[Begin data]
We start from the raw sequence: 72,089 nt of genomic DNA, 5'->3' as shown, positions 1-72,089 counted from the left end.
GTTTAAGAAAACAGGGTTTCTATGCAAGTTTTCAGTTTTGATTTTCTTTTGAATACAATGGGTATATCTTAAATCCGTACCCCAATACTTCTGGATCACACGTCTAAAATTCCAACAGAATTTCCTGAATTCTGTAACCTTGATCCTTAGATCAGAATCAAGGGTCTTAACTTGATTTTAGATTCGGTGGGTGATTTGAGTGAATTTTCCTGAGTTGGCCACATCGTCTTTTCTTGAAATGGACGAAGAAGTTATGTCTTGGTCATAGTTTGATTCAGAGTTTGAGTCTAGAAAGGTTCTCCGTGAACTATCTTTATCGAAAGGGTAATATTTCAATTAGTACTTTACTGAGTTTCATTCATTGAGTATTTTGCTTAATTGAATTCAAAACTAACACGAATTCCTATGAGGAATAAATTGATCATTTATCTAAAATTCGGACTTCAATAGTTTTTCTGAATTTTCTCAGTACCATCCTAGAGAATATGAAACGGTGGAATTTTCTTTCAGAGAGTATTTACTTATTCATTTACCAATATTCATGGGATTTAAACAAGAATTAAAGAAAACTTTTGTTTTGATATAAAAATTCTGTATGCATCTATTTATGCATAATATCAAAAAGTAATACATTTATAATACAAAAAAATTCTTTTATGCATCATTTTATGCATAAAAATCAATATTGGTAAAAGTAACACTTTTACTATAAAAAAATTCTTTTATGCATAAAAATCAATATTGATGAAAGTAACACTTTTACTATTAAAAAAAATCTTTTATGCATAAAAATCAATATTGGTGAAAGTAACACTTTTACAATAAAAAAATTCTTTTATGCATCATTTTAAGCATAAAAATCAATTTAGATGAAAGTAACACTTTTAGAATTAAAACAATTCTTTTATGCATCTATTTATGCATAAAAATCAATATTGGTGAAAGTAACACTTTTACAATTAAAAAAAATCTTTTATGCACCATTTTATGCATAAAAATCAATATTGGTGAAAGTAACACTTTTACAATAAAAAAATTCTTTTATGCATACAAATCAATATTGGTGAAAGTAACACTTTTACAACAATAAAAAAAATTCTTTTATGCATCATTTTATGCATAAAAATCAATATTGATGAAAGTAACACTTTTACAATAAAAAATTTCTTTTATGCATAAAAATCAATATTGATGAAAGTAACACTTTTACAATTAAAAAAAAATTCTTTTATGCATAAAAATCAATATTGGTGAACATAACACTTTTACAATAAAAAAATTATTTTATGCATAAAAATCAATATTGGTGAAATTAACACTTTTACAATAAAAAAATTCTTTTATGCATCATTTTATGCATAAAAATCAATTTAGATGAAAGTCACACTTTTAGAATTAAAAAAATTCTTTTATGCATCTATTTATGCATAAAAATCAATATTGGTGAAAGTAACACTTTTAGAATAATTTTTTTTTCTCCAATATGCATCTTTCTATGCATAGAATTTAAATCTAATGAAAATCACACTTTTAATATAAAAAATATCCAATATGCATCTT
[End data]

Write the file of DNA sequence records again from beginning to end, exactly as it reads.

We start from the raw sequence: 72,089 nt of genomic DNA, 5'->3' as shown, positions 1-72,089 counted from the left end.
GTTTAAGAAAACAGGGTTTCTATGCAAGTTTTCAGTTTTGATTTTCTTTTGAATACAATGGGTATATCTTAAATCCGTACCCCAATACTTCTGGATCACACGTCTAAAATTCCAACAGAATTTCCTGAATTCTGTAACCTTGATCCTTAGATCAGAATCAAGGGTCTTAACTTGATTTTAGATTCGGTGGGTGATTTGAGTGAATTTTCCTGAGTTGGCCACATCGTCTTTTCTTGAAATGGACGAAGAAGTTATGTCTTGGTCATAGTTTGATTCAGAGTTTGAGTCTAGAAAGGTTCTCCGTGAACTATCTTTATCGAAAGGGTAATATTTCAATTAGTACTTTACTGAGTTTCATTCATTGAGTATTTTGCTTAATTGAATTCAAAACTAACACGAATTCCTATGAGGAATAAATTGATCATTTATCTAAAATTCGGACTTCAATAGTTTTTCTGAATTTTCTCAGTACCATCCTAGAGAATATGAAACGGTGGAATTTTCTTTCAGAGAGTATTTACTTATTCATTTACCAATATTCATGGGATTTAAACAAGAATTAAAGAAAACTTTTGTTTTGATATAAAAATTCTGTATGCATCTATTTATGCATAATATCAAAAAGTAATACATTTATAATACAAAAAAATTCTTTTATGCATCATTTTATGCATAAAAATCAATATTGGTAAAAGTAACACTTTTACTATAAAAAAATTCTTTTATGCATAAAAATCAATATTGATGAAAGTAACACTTTTACTATTAAAAAAAATCTTTTATGCATAAAAATCAATATTGGTGAAAGTAACACTTTTACAATAAAAAAATTCTTTTATGCATCATTTTAAGCATAAAAATCAATTTAGATGAAAGTAACACTTTTAGAATTAAAACAATTCTTTTATGCATCTATTTATGCATAAAAATCAATATTGGTGAAAGTAACACTTTTACAATTAAAAAAAATCTTTTATGCACCATTTTATGCATAAAAATCAATATTGGTGAAAGTAACACTTTTACAATAAAAAAATTCTTTTATGCATACAAATCAATATTGGTGAAAGTAACACTTTTACAACAATAAAAAAAATTCTTTTATGCATCATTTTATGCATAAAAATCAATATTGATGAAAGTAACACTTTTACAATAAAAAATTTCTTTTATGCATAAAAATCAATATTGATGAAAGTAACACTTTTACAATTAAAAAAAAATTCTTTTATGCATAAAAATCAATATTGGTGAACATAACACTTTTACAATAAAAAAATTATTTTATGCATAAAAATCAATATTGGTGAAATTAACACTTTTACAATAAAAAAATTCTTTTATGCATCATTTTATGCATAAAAATCAATTTAGATGAAAGTCACACTTTTAGAATTAAAAAAATTCTTTTATGCATCTATTTATGCATAAAAATCAATATTGGTGAAAGTAACACTTTTAGAATAATTTTTTTTTCTCCAATATGCATCTTTCTATGCATAGAATTTAAATCTAATGAAAATCACACTTTTAATATAAAAAATATCCAATATGCATCTT